Coronavirus in DR Congo: How funds went missing - report

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Masked passengers disembarking a flight in Kinshasa in August 2020 have their temperatures taken.Image source, AFP
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The study says one hospital charged $2.9m (£2.1m) for the care of just 266 coronavirus patients (library photo)

Missing money, opaque pay practices and poor management hamper the coronavirus response in the Democratic Republic of Congo, researchers say.

The Congo Research Group, based in New York University, says several new committees were set up that cost more money but failed to solve the problems.

Its report says only $6m of the $363m Covid funding awarded by the IMF last year has been publicly accounted for.

The Congolese government has not responded to BBC requests for comment.

DR Congo is one of 50 countries across the world that have failed to fully vaccinate 10% of their population against coronavirus - in a target set by the World Health Organization (WHO).

Estimates suggest that about 0.1% of the country's 89 million people have had a vaccine. To date, more than 57,000 people are known to have contracted coronavirus in DR Congo according to the WHO and 1,086 of them have died.

Challenges include its reliance on the oft-criticised Covax scheme, an underfunded health system already ravaged by concurrent outbreaks of measles, Ebola and cholera, the widespread mistrust of the authorities, and conflict between the government and armed groups in the country's east.

Added to this, critics say, is endemic corruption.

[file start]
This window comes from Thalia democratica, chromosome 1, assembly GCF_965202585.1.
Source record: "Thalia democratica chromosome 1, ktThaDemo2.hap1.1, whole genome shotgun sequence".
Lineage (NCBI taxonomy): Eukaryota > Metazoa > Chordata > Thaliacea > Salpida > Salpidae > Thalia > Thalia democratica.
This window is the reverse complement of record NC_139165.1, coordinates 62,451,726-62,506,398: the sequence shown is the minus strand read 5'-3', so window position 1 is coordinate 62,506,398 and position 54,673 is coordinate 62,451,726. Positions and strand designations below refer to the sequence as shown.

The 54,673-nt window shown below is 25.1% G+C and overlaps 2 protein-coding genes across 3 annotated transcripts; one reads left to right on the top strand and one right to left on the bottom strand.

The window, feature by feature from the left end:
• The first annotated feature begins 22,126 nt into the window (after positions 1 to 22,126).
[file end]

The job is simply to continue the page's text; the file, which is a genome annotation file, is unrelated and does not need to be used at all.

Two former health ministers have been arrested over corruption allegations in recent years - one is serving a five-year jail term, while the other is free on bail and denies the allegations.

The Congo Research Group says the lessons have not been learnt from previous failures in the management of health funds, and claims at least $240,000 went missing in the purchase of ambulances and vehicles for the health ministry's Covid response.

The study also quotes a government oversight body, the Inspection Générale des Finances, as saying one hospital in Kinshasa could not under any circumstance justify a recent invoice of $2.9m for the care of just 266 coronavirus patients.

Researchers also say the health ministry used emergency situations and international funding "to pay bonuses to staff who are not normally well paid". Their report says the health ministry declined to reveal how many staff it had or how much it had paid out in bonuses.

"Ad hoc structures" put in place by the Congolese government in response to the pandemic - including a "multisectoral committee", a "technical secretariat", advisory council, presidential taskforce and a national solidarity fund against the coronavirus - have increased budgets but failed to solve pre-existing problems, according to the Congo Research Group.

It lists these problems as:

  • poor management of human and financial resources
  • poor circulation of information
  • rivalries between the various groups.

And said this resulted in "poor patient care and demotivated health workers".

Correction 10 October 2021: An incorrect reference to Vital Kamerhe as being one of the former health ministers accused of corruption has been removed from this article.

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